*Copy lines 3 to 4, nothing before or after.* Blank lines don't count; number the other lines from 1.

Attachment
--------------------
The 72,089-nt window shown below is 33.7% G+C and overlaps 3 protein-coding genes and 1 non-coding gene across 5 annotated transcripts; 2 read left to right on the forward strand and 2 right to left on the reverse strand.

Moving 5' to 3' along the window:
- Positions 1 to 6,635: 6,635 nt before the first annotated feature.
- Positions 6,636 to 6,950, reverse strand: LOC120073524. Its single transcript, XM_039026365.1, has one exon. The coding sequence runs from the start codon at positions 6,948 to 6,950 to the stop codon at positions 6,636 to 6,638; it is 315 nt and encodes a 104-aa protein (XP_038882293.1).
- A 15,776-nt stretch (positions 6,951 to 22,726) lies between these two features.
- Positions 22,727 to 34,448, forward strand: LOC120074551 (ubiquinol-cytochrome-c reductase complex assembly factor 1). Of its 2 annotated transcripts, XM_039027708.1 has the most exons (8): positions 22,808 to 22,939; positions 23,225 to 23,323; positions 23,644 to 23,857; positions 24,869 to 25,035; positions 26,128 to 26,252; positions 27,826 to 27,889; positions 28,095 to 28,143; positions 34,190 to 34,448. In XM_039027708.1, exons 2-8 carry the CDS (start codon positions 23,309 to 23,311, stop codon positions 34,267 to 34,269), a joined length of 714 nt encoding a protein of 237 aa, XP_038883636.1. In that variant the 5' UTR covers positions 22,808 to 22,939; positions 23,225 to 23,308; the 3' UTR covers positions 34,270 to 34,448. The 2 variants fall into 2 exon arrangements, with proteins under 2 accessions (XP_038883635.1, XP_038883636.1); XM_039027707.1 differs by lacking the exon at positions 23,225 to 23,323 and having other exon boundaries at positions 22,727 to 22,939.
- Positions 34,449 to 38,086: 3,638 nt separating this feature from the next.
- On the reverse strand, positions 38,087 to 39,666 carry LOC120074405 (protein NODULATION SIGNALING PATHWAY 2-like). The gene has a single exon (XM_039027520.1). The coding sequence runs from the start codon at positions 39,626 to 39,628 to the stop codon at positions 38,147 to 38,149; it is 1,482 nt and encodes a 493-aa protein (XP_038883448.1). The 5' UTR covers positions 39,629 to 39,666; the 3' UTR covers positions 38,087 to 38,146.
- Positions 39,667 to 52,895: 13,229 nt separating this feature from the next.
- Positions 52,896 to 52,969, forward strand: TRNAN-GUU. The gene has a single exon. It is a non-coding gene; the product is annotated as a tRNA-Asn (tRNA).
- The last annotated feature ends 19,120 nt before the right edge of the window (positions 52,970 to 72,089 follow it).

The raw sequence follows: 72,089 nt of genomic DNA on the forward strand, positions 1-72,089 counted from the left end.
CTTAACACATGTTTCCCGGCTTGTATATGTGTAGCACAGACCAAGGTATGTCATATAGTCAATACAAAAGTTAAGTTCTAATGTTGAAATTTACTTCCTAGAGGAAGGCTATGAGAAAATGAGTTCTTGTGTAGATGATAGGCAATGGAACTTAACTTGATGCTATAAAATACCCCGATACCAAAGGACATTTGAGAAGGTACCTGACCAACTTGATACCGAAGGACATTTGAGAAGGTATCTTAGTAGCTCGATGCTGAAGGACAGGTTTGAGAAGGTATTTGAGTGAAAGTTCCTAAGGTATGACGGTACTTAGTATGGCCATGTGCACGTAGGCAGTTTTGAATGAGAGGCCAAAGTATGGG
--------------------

- Positions 1 to 6,635: 6,635 nt before the first annotated feature.
- Positions 6,636 to 6,950, reverse strand: LOC120073524. Its single transcript, XM_039026365.1, has one exon. The coding sequence runs from the start codon at positions 6,948 to 6,950 to the stop codon at positions 6,636 to 6,638; it is 315 nt and encodes a 104-aa protein (XP_038882293.1).